Banking on buffaloes: Sen’s story
Oxfam Australia has been working in Mrs Tom Sen’s village, Koakagnae, since the 1990s, supporting a range of projects as diverse as constructing a school, running a gender program, providing healthcare education — and establishing a buffalo bank.
In the final interview of our ‘Banking on buffaloes’ blog series, Sen talks about her involvement with the buffalo bank, describing how her life has changed since she received her gentle giant.
We hope you’ve enjoyed learning about our buffalo bank program, and seeing how your support of our appeals helps people like Met, Sokim, Na and Sen work their way out of poverty and into security, productivity and sustainability.
Can you give us a little background about yourself please?
I am 55 years old. I was born in this village and I’ve been married since 1972. My husband’s name is Choeun Ouk. He is 62 years old and he can read and write.
How many children do you have?
I have nine children, including three daughters.
What is your family’s main occupation?
We do rice farming, fishing and raise chickens and cattle. My husband and children are involved in these activities.
How long have you been involved in Oxfam Australia projects?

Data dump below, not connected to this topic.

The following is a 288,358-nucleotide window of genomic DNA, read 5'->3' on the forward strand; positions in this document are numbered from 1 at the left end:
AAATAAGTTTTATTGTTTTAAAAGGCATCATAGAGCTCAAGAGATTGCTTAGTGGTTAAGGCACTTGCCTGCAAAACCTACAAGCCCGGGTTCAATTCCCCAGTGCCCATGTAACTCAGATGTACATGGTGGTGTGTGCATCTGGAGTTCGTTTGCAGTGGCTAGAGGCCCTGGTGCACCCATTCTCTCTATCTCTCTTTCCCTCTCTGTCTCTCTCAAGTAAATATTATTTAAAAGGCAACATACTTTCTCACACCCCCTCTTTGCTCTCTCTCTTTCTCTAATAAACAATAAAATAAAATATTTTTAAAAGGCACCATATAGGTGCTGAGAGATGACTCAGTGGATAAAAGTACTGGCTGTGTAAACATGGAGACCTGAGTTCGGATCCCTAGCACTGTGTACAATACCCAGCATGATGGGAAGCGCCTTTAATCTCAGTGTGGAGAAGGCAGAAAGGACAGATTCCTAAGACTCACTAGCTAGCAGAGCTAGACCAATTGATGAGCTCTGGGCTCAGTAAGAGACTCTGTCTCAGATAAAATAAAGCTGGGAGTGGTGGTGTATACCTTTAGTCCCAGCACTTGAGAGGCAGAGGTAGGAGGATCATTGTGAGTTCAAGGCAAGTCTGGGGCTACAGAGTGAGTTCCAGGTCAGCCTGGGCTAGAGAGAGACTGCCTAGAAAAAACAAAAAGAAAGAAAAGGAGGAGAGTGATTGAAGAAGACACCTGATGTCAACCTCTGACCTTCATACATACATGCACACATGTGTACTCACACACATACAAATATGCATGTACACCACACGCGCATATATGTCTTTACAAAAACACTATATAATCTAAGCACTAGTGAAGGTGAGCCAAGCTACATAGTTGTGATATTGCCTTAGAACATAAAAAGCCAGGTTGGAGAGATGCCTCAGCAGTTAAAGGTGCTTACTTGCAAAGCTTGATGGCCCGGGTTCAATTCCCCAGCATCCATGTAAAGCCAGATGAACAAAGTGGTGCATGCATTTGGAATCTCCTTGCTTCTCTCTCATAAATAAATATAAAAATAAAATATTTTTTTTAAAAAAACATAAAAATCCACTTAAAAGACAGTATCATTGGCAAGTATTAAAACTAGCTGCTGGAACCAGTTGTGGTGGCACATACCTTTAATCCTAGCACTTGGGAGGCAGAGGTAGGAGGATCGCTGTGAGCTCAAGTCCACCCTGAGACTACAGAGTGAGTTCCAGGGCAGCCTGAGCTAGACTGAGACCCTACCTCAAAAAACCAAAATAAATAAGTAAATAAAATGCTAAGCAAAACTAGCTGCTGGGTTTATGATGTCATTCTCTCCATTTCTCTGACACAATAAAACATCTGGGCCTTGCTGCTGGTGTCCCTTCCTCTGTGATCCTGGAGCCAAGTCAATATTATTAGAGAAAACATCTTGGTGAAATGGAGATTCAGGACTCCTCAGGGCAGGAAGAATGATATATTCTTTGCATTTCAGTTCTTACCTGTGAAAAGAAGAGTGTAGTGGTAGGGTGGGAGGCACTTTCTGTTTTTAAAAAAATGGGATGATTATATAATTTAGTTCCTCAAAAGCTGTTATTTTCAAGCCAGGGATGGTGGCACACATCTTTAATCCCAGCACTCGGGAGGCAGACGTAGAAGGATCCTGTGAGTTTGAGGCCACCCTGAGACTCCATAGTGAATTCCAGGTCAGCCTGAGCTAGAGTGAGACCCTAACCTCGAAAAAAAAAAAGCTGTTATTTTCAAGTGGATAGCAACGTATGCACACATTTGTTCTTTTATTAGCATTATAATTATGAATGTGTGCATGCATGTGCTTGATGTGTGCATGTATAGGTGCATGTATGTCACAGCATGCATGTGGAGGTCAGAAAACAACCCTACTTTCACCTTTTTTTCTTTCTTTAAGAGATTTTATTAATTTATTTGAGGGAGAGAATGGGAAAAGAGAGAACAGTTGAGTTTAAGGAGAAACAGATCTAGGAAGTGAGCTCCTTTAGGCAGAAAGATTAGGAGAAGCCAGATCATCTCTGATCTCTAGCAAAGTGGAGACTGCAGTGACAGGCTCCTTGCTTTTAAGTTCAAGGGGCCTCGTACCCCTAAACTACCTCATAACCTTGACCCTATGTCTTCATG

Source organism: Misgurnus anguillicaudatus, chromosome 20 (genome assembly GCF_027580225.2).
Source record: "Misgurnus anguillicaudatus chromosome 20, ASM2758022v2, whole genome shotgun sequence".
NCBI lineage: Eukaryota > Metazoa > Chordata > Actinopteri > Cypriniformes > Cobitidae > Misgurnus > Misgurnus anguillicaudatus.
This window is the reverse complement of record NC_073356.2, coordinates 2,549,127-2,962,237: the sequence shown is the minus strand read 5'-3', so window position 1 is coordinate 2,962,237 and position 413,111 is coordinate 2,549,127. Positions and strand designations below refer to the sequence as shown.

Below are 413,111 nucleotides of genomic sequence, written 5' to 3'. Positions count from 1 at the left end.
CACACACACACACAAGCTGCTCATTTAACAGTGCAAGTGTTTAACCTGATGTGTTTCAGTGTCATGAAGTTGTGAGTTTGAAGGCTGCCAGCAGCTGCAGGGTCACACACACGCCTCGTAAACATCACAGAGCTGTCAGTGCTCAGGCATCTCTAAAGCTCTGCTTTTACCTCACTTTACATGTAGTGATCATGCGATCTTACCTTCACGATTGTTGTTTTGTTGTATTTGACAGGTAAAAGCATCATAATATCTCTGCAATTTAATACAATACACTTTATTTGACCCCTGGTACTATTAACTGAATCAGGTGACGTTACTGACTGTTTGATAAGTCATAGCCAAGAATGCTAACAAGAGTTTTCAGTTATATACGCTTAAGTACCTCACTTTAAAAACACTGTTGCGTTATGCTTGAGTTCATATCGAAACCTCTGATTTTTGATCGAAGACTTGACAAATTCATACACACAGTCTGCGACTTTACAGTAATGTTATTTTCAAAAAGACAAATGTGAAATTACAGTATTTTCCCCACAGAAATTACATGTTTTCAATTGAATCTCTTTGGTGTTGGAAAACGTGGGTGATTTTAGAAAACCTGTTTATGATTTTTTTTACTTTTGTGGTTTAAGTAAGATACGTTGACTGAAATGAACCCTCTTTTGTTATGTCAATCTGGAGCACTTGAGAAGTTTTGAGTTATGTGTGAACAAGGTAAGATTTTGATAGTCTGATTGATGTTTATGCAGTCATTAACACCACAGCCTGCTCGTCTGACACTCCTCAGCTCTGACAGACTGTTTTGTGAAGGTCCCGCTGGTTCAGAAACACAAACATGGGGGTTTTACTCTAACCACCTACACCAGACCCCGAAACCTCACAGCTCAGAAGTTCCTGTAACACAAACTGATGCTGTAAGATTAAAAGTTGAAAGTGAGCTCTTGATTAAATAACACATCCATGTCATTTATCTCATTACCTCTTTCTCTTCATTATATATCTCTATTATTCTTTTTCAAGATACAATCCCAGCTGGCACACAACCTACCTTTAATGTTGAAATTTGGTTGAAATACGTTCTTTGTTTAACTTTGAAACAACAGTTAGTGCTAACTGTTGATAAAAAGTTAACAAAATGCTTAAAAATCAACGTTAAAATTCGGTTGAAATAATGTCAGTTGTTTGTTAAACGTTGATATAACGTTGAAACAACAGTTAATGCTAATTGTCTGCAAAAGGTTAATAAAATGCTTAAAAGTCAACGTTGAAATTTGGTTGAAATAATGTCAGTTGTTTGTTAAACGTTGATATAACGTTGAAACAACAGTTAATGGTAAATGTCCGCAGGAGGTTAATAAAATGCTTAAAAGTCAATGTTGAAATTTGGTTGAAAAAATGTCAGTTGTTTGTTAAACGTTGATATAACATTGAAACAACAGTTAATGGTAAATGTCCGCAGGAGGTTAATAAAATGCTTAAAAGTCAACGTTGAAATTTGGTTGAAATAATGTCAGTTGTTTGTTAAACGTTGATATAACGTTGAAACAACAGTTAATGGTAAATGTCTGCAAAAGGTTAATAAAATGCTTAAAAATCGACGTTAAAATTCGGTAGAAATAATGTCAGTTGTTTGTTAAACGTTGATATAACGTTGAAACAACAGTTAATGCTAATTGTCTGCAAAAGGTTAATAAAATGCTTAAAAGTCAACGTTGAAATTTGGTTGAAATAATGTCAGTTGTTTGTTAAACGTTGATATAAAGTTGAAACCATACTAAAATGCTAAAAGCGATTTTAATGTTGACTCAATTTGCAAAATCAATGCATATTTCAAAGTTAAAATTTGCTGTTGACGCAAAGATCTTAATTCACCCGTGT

I have been involved … since 2005. I got involved in the buffalo bank, rice bank, cattle vaccination projects and received a water filter jar. I also got some training on health care, human rights and domestic violence.
I think the buffalo and rice bank projects are very good and provided a lot benefits to poorest in the village. I want Oxfam Australia to continue supporting the poorest by providing direction, initiatives and some resources.
How has your life changed since you received a buffalo?
I got a female buffalo from the project in 2009 but have not got a baby yet. Previously, we did the rice paddy by manual labour or rented a buffalo but now we use our buffalo. Low yields and rental fees for the buffalo meant my family had a lack of food for around three-to-four months between July and October each year. To deal with the shortage, we borrowed rice from the rice bank, did fishing for eating and raised chickens to eat and sell for extra income to buy additional rice.
After we got the buffalo from Oxfam Australia it is easier to plough farm land to use as a rice paddy. Now we also grow vegetables because we have more time; the buffalo makes rice farming quicker and easier. All together, these changes have lessened our food shortages.
So what are your plans for the future?
I am planning to increase my farm land when I have enough labour force (buffaloes) and I want to increase my family’s occupations.